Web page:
As part of the roll out of the iPhone 6 and the Apple Watch, Apple announced that it was adding U2’s ‘Songs of Innocence’ to every Apple iTunes library automatically as a ‘gift’. There was an immediate uproar from Appleland that became so raucous that eventually Apple created a page to tell people how to remove the album from their accounts (yes, there’s an app for that), culminating in Bono himself apologizing for the entire fiasco.
The main complaint of the Apple community was that, a) they didn’t want Apple deciding what takes up space on their iTunes account and, b) they hate U2. There was a lot of counterpoint from Apple / U2 loyalists that thought Apple had done a good thing. ‘If some gives you a gift, you say thank you.’ The response from the aggrieved was ‘If someone gives me something I don’t want, it’s not a gift.’
To be sure, the bundle fest that was the iPhone 6 launch was intended to be a slick cross marketing event. A ‘free’ gift, it was not. U2 were well compensated for the release rights of the album. In addition, everyone that isn’t an Apple customer will pay for it. Apple gave it away for marketing purposes. The question is why would Apple want to spend hundreds of millions of dollars to do this.
I believe what makes Bono (and, hence, U2) relevant is his continuous presence on the world stage as a humanitarian. At this point, nobody can seriously call U2 ground breaking. But Bono is omnipresent. You can find pictures of him with Nelson Mandela, Bill Clinton, Pope John Paul II, George W. Bush and other luminaries. He, for some reason that escapes me, is at the World Economic Summit. His efforts on behalf of Amnesty International and many causes in sub-Saharan African are legendary. He is a one-man force that is identified with human rights, liberty and environmentalism. Whether or not you like his music, he has, on the surface, attempted to be a force for good.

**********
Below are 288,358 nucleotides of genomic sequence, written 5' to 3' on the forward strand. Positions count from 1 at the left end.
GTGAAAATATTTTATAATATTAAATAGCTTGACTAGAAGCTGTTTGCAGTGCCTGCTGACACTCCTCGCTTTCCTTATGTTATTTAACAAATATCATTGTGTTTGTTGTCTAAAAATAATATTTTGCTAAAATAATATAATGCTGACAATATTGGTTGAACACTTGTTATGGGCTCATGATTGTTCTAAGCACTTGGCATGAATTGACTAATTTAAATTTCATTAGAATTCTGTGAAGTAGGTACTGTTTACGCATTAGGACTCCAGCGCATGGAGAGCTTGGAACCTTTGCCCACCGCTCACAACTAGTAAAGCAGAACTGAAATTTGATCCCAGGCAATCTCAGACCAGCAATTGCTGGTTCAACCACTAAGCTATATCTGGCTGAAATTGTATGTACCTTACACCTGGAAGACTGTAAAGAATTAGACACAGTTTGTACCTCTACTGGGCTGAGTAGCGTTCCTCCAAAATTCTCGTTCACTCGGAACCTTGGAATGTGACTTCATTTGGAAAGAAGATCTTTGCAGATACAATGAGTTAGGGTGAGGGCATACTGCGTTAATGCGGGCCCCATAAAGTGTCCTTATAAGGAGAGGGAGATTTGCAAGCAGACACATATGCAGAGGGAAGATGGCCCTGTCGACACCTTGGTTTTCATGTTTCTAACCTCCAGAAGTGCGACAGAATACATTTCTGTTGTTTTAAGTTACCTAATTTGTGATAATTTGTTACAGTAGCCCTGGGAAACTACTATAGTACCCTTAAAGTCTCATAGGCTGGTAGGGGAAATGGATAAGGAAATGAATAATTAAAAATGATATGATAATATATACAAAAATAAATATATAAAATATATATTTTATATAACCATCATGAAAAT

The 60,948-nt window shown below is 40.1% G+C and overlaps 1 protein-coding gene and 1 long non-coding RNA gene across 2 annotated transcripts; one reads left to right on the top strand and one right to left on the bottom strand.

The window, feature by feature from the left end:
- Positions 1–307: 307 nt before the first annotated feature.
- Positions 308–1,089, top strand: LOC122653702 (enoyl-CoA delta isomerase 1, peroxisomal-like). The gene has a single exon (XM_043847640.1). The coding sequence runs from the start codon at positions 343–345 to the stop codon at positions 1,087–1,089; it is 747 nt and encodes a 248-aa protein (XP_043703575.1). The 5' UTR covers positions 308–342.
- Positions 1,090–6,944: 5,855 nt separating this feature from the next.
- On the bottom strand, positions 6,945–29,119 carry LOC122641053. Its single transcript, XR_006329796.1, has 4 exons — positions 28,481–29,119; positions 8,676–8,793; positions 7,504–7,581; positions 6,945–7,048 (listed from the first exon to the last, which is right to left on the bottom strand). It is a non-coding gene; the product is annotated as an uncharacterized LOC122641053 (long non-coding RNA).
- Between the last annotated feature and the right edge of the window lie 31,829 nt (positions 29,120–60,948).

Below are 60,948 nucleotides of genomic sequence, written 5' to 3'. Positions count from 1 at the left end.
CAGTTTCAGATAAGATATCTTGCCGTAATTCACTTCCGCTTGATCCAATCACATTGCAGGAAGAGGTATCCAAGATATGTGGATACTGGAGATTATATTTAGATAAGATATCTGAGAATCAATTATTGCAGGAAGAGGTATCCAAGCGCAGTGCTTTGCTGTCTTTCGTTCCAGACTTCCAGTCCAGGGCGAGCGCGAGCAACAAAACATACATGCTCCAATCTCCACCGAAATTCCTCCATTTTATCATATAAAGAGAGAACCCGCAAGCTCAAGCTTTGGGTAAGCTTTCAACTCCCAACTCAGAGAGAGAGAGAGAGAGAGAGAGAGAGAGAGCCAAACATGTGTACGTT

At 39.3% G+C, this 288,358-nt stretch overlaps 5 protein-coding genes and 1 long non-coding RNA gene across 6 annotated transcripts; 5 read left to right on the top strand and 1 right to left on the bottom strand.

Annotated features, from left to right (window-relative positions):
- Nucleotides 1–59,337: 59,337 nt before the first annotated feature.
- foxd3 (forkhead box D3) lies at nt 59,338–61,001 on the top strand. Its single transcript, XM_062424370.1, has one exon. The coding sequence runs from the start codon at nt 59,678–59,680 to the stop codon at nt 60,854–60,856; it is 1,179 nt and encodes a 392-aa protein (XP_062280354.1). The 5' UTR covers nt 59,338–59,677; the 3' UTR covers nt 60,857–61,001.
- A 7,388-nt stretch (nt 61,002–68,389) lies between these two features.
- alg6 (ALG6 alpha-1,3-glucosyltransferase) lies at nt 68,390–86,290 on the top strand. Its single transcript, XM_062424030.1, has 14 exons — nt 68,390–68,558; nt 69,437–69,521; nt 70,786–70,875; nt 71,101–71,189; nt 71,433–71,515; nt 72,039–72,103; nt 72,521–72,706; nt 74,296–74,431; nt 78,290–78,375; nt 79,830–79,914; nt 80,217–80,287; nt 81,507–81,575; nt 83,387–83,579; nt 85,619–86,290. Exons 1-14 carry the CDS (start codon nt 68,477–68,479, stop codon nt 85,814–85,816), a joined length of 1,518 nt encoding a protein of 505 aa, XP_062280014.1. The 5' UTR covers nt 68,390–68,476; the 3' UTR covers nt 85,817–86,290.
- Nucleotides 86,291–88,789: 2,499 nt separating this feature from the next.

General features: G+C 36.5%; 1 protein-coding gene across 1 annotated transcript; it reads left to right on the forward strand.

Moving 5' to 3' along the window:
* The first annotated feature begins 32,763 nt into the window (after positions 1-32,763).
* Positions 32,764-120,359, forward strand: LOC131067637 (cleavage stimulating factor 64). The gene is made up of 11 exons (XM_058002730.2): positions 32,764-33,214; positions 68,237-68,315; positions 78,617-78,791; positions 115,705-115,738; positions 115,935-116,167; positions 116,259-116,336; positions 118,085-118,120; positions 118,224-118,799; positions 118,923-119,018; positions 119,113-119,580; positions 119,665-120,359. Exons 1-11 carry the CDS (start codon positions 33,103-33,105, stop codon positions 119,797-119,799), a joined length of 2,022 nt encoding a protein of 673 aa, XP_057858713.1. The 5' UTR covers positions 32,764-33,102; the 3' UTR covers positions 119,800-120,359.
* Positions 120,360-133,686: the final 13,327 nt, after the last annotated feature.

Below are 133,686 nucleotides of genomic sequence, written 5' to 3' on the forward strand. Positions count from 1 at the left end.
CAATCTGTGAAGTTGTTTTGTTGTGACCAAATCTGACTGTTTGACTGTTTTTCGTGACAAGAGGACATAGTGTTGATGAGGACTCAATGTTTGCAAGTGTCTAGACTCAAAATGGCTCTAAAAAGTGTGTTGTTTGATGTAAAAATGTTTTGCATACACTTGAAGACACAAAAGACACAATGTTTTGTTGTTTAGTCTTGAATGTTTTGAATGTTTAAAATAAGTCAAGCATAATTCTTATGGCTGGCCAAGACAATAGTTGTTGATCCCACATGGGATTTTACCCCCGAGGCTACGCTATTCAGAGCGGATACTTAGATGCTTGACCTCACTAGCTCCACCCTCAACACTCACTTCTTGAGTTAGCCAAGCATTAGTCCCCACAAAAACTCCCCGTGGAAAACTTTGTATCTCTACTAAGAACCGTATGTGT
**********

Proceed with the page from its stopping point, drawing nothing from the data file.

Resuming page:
Then there’s Apple, whose products are produced, in part, at the Taiwanese company, Foxconn. Its expensive phones and gadgets are made by workers who toil in walled campuses for ten or more hours a day. Off work, hours are spent in crowded common areas or sleeping in a room with eight to ten other workers. Workers are rarely allowed to leave the plant for fear that they will not return. They endure this for $0.35 per hour, and they have to pay for their food and lodging. Suicides occur with regularity.
Apple has faced criticism for this practice. Their justification is that their expensive phones would cost even more if they made them in labor fair countries. Any sentient being would see the lie in this as their net income is $37BN in 2013. This 18% bottom line is produced not by the pirate raider, Goldman Sachs, but by the cool, trendy, we want everyone to be happy and love each other, Apple, Inc. Being socially responsible would cost them money.
Instead of doing what, based on their image, would be the right thing by paying fair wages, they engage in a piece of truly cynical marketing. Pay one of the world’s most famous humanitarians millions of dollars so you can give his work away on the hope that resulting aroma will cover the stink of your own business practices. There are no innocents in this situation, just Apple and Bono in the perfect embrace of hypocrisy.